Africa: UN Food Systems Summit Should Provide an Opportunity to Strengthen Policy Interventions On Ultra-Processed Foods That Cause Disease


For the first time, governments are convening around the issue of food as part of the 2021 UN Food Systems Summit. This is rightfully happening against the backdrop of a global pandemic, which accentuated the vulnerability of immunocompromised populations and weak global health systems.

Camila Corvalán is an Assistant Professor at the Institute of Nutrition and Food Technology (INTA) at the University of Chile. She also serves as Director of the Research Center on Food Environment and Prevention of Chronic Diseases (CIAPEC) at INTA, University of Chile.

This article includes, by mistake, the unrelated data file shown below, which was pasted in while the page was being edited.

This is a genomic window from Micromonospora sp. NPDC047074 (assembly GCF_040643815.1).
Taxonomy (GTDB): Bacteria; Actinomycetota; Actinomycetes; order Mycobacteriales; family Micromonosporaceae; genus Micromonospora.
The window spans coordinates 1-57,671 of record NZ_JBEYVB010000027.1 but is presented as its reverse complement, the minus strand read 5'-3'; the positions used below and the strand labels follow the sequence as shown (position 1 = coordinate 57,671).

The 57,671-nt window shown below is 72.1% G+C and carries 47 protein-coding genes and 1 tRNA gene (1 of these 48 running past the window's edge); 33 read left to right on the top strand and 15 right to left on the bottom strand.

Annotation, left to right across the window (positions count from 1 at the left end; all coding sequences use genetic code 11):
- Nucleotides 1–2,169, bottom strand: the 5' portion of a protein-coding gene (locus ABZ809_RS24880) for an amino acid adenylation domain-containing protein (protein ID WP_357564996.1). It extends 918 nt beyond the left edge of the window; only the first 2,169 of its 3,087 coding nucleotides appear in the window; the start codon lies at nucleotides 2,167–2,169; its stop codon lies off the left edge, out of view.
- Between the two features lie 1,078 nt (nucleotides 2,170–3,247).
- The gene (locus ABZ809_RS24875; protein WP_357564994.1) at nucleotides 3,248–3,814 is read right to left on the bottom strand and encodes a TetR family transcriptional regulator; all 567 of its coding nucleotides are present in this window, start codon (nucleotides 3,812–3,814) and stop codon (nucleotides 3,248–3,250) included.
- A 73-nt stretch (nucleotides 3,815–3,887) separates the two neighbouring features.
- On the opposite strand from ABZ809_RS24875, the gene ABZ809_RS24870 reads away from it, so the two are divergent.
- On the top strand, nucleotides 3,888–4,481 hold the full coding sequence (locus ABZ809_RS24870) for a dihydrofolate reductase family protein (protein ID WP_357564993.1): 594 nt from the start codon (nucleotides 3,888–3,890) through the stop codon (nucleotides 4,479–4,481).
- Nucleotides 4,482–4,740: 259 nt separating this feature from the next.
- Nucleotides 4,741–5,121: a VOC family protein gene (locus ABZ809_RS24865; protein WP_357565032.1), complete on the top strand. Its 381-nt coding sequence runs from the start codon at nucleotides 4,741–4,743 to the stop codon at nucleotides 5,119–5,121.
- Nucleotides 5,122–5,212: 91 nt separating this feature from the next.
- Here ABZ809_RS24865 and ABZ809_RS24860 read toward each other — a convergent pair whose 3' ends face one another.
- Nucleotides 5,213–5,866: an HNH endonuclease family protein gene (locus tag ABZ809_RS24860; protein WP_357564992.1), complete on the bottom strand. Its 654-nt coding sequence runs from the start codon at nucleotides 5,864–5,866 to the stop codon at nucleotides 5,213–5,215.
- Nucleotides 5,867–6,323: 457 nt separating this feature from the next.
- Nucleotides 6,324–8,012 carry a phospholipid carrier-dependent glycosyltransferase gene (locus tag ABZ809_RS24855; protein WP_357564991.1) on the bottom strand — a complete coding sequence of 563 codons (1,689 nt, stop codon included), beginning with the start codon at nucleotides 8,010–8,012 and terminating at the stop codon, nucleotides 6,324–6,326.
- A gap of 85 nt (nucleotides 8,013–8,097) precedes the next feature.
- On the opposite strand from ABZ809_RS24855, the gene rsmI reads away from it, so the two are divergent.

In the last decades, changing diets have fuelled significant increases in diet-related non-communicable diseases (NCDs) such as overweight, obesity, type 2 diabetes and hypertension. The summit gives us all the opportunity to discuss what policy interventions are required to reduce ultra-processed food distribution and consumption, while simultaneously making fresh or minimally processed foods more available, accessible and affordable.

South Africa has already provided the rest of the world with evidence of the impact of a sugar-sweetened beverage tax. (Photo: Moyan Brenn via Flickr)

This is a global challenge; however, it is particularly urgent in low middle-income countries that do not have the capacity to cope with an obesity and NCDs epidemic on top...

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